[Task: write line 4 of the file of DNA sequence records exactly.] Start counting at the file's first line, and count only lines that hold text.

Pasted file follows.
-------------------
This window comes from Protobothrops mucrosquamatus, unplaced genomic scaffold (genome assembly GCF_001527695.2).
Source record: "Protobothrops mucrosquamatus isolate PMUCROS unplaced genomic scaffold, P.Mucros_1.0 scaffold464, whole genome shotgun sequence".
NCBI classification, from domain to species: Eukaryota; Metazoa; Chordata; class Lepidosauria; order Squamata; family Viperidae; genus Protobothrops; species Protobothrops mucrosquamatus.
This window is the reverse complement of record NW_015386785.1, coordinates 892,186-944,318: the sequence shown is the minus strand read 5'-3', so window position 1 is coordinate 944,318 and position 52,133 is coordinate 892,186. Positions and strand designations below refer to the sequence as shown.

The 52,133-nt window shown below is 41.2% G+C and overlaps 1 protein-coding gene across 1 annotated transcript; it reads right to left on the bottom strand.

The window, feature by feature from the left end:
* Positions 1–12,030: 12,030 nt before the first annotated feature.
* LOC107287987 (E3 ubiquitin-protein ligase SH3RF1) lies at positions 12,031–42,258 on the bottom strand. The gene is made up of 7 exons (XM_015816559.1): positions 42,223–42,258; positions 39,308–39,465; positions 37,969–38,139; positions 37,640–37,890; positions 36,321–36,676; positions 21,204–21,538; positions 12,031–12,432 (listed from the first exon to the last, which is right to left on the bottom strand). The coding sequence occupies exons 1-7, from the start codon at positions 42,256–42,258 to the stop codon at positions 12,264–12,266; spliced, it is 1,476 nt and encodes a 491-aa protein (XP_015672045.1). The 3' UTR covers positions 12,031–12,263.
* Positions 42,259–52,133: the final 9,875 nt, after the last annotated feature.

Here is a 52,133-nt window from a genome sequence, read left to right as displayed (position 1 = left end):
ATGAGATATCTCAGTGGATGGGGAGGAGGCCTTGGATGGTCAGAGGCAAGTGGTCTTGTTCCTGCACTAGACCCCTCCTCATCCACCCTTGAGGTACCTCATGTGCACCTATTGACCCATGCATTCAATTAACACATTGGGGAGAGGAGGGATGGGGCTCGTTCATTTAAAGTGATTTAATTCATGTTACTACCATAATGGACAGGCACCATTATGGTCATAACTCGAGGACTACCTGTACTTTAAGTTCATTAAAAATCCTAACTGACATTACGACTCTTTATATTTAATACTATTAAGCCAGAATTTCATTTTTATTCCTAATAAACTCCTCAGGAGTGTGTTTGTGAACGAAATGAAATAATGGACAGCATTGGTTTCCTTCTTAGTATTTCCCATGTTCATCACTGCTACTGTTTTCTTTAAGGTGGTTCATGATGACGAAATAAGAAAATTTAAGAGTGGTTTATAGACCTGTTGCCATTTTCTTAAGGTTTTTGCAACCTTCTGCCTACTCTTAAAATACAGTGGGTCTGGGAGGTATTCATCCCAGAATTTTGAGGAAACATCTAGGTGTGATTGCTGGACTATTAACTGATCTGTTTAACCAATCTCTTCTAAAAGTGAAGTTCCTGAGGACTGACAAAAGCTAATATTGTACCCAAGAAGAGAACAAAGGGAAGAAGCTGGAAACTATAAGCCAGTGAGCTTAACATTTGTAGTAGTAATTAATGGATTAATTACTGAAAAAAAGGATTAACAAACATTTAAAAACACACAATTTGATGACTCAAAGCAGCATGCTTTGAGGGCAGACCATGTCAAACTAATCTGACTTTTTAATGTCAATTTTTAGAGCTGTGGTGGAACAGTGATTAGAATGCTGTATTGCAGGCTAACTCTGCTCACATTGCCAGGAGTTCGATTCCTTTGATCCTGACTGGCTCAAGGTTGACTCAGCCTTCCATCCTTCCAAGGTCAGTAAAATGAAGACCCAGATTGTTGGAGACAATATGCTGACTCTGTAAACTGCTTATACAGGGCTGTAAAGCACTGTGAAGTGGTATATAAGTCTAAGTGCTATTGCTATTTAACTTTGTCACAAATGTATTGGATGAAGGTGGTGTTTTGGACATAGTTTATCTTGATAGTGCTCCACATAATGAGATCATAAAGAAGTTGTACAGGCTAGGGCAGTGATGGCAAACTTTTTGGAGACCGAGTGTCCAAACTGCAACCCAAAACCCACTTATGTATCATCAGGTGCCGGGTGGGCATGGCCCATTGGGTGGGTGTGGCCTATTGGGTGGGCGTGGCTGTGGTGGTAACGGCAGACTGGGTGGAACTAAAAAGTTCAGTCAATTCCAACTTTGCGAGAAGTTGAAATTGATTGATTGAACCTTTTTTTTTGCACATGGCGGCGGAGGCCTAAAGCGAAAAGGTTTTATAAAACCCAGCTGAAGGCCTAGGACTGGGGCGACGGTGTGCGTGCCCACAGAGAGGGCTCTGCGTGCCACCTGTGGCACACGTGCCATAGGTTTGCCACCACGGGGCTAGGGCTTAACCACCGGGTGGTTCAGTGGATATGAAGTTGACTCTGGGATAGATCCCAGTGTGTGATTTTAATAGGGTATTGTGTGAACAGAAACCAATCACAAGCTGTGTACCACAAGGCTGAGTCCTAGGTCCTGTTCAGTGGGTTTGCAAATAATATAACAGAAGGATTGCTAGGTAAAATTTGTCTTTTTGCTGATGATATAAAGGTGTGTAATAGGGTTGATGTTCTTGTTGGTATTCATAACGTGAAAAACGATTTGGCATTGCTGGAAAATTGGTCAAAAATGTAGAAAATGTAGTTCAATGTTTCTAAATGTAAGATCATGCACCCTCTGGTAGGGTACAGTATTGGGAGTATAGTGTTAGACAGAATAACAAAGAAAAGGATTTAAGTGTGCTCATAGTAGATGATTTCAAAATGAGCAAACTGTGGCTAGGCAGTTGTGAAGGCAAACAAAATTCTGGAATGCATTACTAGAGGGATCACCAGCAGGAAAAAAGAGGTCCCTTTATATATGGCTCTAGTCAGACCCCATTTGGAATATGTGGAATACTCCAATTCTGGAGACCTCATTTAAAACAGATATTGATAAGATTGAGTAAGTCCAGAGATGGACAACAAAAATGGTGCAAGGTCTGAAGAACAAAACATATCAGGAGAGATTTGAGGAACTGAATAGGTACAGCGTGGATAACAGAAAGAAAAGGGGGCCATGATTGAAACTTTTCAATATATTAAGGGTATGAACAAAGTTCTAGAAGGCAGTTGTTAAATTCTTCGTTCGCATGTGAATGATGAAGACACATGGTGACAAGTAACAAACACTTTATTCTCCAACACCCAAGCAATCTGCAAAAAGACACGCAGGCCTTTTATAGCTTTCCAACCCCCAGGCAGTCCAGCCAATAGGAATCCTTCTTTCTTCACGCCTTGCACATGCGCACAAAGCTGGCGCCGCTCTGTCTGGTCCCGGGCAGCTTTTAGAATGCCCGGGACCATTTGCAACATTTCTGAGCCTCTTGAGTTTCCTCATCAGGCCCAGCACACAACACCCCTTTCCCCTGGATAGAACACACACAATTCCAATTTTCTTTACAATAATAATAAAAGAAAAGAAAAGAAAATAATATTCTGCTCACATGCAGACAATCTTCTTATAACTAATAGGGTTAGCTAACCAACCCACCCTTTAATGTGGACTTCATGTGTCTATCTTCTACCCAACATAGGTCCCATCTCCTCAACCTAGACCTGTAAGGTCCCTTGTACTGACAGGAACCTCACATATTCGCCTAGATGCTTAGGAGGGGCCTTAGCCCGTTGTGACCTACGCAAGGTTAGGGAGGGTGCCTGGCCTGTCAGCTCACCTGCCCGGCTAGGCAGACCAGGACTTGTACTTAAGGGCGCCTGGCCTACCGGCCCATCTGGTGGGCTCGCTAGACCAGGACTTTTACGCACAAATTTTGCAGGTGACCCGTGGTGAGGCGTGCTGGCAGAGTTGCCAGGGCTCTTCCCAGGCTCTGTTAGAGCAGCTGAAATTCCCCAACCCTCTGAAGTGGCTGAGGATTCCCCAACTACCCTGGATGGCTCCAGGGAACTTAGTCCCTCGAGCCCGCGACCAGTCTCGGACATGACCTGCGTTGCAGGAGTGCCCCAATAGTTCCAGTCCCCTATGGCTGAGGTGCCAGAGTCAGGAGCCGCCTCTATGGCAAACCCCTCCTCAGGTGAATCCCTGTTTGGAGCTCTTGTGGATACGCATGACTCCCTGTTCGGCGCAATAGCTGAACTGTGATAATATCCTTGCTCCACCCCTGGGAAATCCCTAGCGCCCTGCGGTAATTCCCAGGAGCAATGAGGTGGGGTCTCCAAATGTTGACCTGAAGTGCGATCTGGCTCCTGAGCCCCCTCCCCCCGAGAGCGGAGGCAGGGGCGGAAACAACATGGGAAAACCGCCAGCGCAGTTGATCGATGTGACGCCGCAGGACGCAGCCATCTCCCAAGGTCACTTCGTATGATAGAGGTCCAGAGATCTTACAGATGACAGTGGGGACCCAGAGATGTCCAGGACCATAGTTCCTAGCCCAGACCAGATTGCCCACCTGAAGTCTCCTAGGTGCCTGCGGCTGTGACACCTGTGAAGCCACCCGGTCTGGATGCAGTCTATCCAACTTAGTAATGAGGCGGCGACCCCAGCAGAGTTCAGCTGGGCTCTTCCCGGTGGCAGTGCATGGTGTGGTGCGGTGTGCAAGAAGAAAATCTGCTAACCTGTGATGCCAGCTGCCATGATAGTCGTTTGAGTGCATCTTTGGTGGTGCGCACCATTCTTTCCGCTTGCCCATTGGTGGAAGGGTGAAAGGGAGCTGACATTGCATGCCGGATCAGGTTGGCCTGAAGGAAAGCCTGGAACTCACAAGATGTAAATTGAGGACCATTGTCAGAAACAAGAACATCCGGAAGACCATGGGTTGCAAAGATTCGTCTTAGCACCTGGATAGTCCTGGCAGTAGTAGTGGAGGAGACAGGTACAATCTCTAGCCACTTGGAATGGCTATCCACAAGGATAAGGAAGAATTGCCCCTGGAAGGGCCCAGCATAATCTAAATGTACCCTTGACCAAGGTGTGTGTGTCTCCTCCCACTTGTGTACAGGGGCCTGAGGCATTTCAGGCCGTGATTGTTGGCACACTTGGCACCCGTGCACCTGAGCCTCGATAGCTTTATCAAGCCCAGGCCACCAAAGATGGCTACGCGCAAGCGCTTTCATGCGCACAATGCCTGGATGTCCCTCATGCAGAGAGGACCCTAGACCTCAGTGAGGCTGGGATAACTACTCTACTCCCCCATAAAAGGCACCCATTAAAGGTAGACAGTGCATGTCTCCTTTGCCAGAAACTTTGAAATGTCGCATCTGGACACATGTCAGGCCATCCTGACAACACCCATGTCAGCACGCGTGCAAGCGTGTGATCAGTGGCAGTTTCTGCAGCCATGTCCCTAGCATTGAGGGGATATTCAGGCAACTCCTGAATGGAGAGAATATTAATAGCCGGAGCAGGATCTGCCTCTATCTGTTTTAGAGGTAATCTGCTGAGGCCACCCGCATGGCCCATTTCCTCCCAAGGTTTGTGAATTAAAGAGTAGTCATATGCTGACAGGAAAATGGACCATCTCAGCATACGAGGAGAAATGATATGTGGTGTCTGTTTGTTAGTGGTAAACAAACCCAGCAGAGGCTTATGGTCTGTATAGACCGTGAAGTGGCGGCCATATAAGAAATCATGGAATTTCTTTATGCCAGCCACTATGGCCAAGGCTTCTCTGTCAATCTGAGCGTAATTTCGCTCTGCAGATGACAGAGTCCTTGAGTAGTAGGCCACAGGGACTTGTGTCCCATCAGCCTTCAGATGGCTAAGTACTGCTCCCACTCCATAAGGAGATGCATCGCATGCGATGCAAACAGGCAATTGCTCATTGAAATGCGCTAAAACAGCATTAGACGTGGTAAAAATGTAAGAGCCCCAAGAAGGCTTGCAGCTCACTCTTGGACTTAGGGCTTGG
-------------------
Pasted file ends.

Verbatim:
This window is the reverse complement of record NW_015386785.1, coordinates 892,186-944,318: the sequence shown is the minus strand read 5'-3', so window position 1 is coordinate 944,318 and position 52,133 is coordinate 892,186. Positions and strand designations below refer to the sequence as shown.